Advantages to the Industrial Revolution in Early Modern Europe Essays

Advantages to the Industrial Revolution in Early Modern Europe Essays

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Prior to industrialization, the population of Europe saw a dramatic growth – from 110,000,000 to 190,000,000. What triggered this growth? Likely the end of feudalism. The end of feudal contracts gave people a little more say in their day-to-day working activities, resulting in more time spent at home, which ultimately resulted in childbearing. This would leave citizens scrambling both to provide needs for the population as a whole, and to improve the individuals overall quality of life. This resulted in economists, like Adam Smith in The Wealth of Nations (1776), examining the most cost-effective method of producing the goods and services citizens demanded (such as clothing and food). It also left others, such as Thomas Malthus in his Essay on Population (1798), searching for a way to curb population growth so that Europe could sustain its growth. Ultimately both theorists’ ideas were put into play in reality. While both theorists’ ideas were initially met with resistance by the everyday-labourer and his family, these ideas were necessary for the nations economic development and sustainability. The Industrial Revolution was advantageous to society at the time because it provided the population with the means to provide needed materials through developments in mechanization, laboured work, as well as agriculture – but conformed to Malthus’ subsistence model by having citizens living together in slums located in urban areas close to their workplace, the health and safety issues associated with this move would result in a naturally decreased population.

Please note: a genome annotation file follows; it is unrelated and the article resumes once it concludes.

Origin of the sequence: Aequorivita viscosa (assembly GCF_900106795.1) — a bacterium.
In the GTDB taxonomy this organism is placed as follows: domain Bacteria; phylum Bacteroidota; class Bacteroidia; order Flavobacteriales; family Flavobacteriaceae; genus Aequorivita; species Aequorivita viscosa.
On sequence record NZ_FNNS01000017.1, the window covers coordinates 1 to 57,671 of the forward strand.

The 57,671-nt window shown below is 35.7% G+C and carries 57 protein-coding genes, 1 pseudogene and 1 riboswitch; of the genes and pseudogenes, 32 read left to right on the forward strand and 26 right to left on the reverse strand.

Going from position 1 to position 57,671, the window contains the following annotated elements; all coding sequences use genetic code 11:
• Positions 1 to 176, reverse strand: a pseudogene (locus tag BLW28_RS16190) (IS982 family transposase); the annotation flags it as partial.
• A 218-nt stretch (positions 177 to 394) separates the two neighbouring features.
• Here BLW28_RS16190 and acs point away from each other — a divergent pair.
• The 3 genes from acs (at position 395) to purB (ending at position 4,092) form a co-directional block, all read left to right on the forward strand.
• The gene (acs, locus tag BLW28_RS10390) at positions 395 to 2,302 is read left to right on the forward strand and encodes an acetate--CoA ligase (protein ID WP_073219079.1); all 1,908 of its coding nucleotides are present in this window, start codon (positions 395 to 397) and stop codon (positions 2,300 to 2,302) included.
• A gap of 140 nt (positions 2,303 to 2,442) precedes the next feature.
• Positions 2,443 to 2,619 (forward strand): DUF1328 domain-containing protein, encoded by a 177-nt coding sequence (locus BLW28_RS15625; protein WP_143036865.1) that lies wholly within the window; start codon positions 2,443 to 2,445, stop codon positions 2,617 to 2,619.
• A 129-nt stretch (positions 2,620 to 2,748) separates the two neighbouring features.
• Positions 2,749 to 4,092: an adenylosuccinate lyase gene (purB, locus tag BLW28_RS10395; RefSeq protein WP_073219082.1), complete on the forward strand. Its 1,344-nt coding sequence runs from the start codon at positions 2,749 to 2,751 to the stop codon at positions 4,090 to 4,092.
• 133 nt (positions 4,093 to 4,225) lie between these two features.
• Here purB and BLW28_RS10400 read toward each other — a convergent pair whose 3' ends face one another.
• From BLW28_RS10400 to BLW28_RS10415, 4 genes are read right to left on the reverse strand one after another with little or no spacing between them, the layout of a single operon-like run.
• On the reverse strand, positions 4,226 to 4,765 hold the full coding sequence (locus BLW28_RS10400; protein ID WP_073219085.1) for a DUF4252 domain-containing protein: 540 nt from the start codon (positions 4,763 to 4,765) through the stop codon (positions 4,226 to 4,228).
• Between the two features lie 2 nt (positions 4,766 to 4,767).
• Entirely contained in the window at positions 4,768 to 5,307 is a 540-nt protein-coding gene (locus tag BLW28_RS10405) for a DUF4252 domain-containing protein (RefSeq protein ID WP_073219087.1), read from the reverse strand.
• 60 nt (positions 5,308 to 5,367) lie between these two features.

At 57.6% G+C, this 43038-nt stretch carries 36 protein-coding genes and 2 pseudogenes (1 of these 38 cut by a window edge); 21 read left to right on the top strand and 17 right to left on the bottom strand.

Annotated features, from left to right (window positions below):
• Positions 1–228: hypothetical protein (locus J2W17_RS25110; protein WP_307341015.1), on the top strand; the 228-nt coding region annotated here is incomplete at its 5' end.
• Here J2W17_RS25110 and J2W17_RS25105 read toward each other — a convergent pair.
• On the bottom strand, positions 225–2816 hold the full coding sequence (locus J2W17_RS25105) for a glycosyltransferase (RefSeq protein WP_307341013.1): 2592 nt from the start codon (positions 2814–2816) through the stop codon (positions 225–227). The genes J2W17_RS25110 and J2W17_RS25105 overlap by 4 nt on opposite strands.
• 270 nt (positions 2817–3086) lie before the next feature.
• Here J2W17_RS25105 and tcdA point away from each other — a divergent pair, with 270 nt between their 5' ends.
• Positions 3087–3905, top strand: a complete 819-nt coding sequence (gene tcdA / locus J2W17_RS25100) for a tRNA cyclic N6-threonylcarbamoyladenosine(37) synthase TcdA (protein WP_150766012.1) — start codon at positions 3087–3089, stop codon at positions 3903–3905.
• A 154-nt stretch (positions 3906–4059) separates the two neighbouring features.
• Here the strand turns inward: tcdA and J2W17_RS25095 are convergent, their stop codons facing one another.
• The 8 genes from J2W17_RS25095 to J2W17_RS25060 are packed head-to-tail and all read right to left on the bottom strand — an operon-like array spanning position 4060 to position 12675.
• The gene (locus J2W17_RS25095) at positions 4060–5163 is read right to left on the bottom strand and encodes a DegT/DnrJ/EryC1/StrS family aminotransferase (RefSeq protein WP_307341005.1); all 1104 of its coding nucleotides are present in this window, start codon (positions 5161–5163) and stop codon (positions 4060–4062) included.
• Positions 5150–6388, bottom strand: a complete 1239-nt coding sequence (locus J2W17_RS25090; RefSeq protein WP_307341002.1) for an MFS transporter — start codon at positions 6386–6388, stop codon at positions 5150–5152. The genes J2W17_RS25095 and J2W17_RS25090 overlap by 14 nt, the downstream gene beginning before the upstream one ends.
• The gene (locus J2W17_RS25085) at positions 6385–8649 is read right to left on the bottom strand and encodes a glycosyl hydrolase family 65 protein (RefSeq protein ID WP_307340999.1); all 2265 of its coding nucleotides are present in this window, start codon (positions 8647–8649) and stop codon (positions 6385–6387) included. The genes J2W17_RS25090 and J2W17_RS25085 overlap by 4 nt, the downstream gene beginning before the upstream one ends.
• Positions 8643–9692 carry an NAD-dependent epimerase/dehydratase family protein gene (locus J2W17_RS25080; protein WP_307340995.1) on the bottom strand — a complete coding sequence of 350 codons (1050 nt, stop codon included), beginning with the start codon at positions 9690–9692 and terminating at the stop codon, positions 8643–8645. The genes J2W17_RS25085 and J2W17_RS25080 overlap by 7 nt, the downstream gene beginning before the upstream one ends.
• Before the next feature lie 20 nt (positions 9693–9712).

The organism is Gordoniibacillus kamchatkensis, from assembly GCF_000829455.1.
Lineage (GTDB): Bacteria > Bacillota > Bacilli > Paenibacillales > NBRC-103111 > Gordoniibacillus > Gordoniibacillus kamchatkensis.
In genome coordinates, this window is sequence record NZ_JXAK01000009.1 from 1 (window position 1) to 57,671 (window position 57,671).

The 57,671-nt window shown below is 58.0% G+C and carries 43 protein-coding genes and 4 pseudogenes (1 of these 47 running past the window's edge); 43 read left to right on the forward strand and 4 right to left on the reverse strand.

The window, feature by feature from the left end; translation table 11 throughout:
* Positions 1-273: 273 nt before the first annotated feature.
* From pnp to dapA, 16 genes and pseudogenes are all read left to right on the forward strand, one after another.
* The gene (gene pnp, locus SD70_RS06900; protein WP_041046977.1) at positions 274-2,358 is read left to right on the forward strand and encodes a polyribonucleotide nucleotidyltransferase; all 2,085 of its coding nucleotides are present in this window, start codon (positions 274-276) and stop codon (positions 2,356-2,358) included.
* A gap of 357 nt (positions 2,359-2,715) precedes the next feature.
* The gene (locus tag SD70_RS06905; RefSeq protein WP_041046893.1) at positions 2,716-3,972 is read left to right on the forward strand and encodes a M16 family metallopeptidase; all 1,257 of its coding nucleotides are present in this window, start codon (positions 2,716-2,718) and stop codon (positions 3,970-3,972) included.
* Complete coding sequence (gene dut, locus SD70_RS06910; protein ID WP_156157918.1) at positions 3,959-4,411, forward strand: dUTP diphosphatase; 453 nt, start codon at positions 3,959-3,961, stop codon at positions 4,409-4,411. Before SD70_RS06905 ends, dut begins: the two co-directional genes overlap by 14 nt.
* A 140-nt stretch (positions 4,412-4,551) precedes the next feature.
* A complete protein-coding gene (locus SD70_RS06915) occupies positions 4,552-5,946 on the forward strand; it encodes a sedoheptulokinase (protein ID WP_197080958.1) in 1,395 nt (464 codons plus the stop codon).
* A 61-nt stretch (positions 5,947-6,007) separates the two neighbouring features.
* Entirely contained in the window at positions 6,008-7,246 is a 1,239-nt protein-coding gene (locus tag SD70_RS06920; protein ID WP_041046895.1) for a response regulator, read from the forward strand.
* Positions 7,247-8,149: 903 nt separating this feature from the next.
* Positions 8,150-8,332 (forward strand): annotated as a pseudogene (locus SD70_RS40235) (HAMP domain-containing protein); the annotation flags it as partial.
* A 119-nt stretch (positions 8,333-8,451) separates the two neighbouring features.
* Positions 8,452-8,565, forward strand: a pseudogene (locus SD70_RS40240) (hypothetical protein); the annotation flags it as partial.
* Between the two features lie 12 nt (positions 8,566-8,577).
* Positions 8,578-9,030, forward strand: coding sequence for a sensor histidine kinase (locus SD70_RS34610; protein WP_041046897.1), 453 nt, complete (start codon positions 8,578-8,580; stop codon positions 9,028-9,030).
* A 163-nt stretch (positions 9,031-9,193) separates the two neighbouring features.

Adam Smith wrote The Wealth of Nations as a guide why economics should be catered to benefit both the business as well as the consumer. While Smith stresses the importance of d...

... middle of paper ...

...inning’ (1794).” In Documents in the History of Early Modern Europe. Ed. Ken MacMillan. Calgary: University of Calgary, 2011. Pp. 48-49.
Appleby & Sawyer, Bernard Bischoff & Sons. “Extract from Appleby &
Sawyer, Bernard Bischoff & Sons, ‘Letter from the Leeds Cloth Merchants’ (1791) In Documents in the History of Early Modern Europe. Ed. Ken MacMillan. Calgary: University of Calgary, 2011. Pp. 46-47.
Hepworth, Joseph, Lobley, Thomas, and Blackburn, Robert. “Extract from Joseph
Hepworth, Thomas Lobley, Robert Blackburn, ‘Leeds Woollen Workers Petition’ (1786) In Documents in the History of Early Modern Europe. Ed. Ken MacMillan. Calgary: University of Calgary, 2011. P. 46
Smith, Adam. ‘Extract from Adam Smith, ‘The Wealth of Nations’ (1776). In
Documents in the History of Early Modern Europe. Ed. Ken MacMillan. Calgary: University of Calgary, 2011 Pp. 42-45

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